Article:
But you could see how it is something a little bit different with Ginobili. They have lived with him, died with him, screamed at him and blessed his name. He could cost them Game 6 or he could win them Game 6. They know him, maybe, at a deeper level. And at some point, with Manu, there’s really nothing left to do but love the guy.

John Wall scores 40, dishes 14 assists as Wizards drub Lakers

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WASHINGTON (AP) Amid all of his team’s losses and infighting and roster flux, John Wall showed just how well he’s capable of playing, producing 40 points and 14 assists to lead the Washington Wizards past a sluggish LeBron James and the Los Angeles Lakers, 128-110 Sunday night.

A day after he and Lonzo Ball each registered a triple-double in a win at Charlotte, James was limited to a season-low 13 points, along with six rebounds and three assists, while making just five of 16 shots. The four-time NBA MVP sat out the fourth quarter.

The Wizards emphatically ended a four-game losing streak, going up by as many as 18 in the first quarter and 27 in the third.

They took full advantage of an opponent playing on a second consecutive night, although James and the Lakers had been 5-1 in the second half of back-to-back sets this season.

The Lakers opened Sunday’s game by going 5 for 19, 0 for 8 on 3s. Washington, meanwhile, made its first five shots and 13 of its first 18, taking a 26-8 lead on Wall’s layup.

Wall’s play was often spectacular, including one no-look, through-the-legs pass to Sam Dekker for an easy bucket.

The All-Star point guard ended the first half with a step-back baseline rainbow jumper over 7-foot-1 center Tyson Chandler to make it 71-51. Wall turned and slapped palms with a couple of front-row folks, then spread his arms wide and basked in the ovation.

By then, Wall already had 28 points, outscoring LA’s five starters – James, Ball, Chandler, Kyle Kuzma and Josh Hart – by six.

Recently acquired reserve forward Dekker scored a season-high 20 for Washington, including a buzzer-beating bank shot at the end of the third quarter that put the hosts ahead 99-76.

Washington’s Bradley Beal added 25 points and 12 rebounds.

Kentavious Caldwell-Pope scored a season-high 25 points for the Lakers, 15 in the second quarter.

Washington was without starting center Dwight Howard, who had back surgery, and injured starting forward Otto Porter Jr., while a pair of players – Kelly Oubre Jr. and Austin Rivers – were unavailable because they are on their way out of town via a trade that is still not officially complete.

“We’re playing against one of the greatest players to ever play the game,” Wizards coach Scott Brooks said before tipoff, “and we definitely are undermanned.”

Didn’t matter on this night.

TIP-INS

Lakers: C JaVale McGee missed the game with flu-like symptoms. … A pair of sneakers James wore during a game at the Wizards a year ago Monday – one black, one white, with the word “equality” in capital gold letters on the back of each – was recently placed on display at the Smithsonian’s National Museum of African American History and Culture. … Ball finished with 10 points, five rebounds and four assists.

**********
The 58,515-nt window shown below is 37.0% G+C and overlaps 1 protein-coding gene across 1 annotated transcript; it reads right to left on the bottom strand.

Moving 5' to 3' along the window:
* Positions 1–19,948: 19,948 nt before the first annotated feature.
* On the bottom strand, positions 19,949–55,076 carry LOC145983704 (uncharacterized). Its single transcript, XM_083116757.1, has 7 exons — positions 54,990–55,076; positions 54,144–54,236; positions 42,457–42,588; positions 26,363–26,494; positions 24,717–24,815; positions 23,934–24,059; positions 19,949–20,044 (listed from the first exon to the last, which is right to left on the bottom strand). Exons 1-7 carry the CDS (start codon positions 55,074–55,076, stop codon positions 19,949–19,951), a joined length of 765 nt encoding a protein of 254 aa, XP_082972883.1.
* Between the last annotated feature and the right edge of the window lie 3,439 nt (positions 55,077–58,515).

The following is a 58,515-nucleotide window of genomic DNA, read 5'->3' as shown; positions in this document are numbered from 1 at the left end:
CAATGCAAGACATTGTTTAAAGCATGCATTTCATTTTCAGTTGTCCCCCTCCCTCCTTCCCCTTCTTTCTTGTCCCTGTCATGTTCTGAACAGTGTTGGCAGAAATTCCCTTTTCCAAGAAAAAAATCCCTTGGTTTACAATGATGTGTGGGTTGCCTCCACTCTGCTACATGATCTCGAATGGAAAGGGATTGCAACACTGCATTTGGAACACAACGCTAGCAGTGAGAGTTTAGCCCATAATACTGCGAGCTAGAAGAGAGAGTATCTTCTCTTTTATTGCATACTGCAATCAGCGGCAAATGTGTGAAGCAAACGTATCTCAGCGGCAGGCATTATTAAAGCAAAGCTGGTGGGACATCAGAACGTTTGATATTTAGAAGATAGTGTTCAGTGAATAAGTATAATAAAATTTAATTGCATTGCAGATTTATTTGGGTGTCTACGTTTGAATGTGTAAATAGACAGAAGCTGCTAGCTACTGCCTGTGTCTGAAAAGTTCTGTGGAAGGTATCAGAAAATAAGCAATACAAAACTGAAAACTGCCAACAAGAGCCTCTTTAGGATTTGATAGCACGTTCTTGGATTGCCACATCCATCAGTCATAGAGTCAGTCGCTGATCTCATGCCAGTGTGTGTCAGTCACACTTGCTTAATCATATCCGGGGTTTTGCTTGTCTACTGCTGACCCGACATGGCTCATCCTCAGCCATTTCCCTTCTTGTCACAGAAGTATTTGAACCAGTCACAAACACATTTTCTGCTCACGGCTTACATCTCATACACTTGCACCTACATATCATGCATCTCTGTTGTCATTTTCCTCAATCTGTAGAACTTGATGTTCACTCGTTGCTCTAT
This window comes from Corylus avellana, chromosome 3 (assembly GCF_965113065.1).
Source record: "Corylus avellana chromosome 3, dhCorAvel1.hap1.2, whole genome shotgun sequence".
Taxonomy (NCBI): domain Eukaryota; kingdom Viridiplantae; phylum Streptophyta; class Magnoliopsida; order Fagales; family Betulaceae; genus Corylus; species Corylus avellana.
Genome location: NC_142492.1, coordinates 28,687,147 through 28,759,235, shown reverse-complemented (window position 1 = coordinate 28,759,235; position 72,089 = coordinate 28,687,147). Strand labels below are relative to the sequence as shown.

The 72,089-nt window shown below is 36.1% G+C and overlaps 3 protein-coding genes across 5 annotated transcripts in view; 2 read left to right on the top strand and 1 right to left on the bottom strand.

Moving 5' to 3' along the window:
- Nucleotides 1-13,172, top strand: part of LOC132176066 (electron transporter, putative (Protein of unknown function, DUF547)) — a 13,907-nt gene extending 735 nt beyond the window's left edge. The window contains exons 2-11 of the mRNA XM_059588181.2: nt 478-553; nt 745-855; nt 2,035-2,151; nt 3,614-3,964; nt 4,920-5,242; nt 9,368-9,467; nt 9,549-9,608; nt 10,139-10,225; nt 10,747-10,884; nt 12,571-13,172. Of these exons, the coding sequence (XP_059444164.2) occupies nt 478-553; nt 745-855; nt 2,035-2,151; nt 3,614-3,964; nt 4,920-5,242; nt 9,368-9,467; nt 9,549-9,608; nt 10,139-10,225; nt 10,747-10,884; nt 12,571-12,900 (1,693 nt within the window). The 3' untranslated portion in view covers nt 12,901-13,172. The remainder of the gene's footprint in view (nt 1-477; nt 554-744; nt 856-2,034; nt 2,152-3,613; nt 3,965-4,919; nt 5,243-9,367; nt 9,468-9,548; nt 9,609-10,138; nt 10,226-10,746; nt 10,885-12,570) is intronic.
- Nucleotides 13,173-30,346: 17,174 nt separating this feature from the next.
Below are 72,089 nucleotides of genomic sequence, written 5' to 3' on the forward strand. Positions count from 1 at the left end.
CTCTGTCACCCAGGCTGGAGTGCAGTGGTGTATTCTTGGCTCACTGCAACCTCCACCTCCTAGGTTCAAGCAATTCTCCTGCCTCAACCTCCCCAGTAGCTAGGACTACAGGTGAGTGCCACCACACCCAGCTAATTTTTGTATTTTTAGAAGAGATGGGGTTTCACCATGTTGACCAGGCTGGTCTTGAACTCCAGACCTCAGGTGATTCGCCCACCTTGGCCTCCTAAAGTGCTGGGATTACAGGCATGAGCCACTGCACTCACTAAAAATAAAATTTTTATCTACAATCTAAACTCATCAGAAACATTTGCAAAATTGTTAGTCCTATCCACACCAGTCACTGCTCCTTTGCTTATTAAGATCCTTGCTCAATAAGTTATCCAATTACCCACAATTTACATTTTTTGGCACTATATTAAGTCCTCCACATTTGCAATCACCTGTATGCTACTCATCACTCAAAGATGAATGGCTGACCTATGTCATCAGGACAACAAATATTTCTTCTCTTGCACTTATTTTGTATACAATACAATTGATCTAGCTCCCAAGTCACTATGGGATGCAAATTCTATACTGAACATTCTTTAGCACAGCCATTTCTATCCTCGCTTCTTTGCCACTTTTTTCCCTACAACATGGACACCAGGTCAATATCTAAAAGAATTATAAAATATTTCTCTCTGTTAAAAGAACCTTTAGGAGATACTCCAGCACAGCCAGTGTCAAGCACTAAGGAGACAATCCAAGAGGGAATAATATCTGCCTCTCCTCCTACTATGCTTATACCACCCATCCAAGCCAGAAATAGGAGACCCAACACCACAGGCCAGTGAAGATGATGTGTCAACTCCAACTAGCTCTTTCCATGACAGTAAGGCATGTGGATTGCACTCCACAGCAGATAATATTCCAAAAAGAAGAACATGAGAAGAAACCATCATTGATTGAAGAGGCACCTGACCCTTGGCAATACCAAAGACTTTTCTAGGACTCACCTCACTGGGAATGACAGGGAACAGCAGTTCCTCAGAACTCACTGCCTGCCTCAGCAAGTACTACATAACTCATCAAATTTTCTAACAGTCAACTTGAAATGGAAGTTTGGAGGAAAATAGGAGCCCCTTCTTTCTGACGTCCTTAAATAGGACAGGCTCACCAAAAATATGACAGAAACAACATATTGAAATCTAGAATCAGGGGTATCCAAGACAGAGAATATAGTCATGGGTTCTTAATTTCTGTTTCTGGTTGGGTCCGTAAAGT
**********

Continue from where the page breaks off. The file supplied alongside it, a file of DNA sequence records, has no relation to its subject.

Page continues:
Wizards: The deal bringing Trevor Ariza to Washington from the Phoenix Suns is still not official, so Oubre and Rivers were listed as inactive Sunday because of “trade pending.” … Markieff Morris left at halftime because of a neck strain. … Porter missed his third game in a row with a bruised knee. … Jeff Green started in Porter’s place and scored 20 points.

UP NEXT:

Lakers: At Brooklyn on Tuesday to close a four-game road trip.

Wizards: At Atlanta on Tuesday.

More AP NBA: https://apnews.com/NBA and https://twitter.com/AP-Sports

Paul George asked Billy Donovan not to run plays for him last year

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Oklahoma City Thunder are top-heavy team. Outside of their top three or four players, the Thunder aren’t very deep, and if any either Russell Westbrook or Paul George are out for any length of time, they are in serious trouble.

This season the Thunder are a surprising 18-10, good enough for third in the Western Conference at the time of publication. It’s been a bit of an adjustment for Paul George since coming to Oklahoma City last season exchange for Victor Oladipo, and according to a recent feature at ESPN George asked his coach for one specific thing.

This may seem strange, but George reportedly wanted coach Billy Donovan to stop running plays for him.

Despite Donovan having watched hours of game film on George to see where he could get him the ball where he’s most successful, that kind of careful planning didn’t fit how George likes to attack the game.

Via ESPN:

“At times he’s like, ‘Stop — just let me get it,'” Donovan said. “I had to learn him. I can watch things on film and say, ‘Oh, that’s a good play and he made that shot, let’s run that,’ but there’s a lot more to it than that.”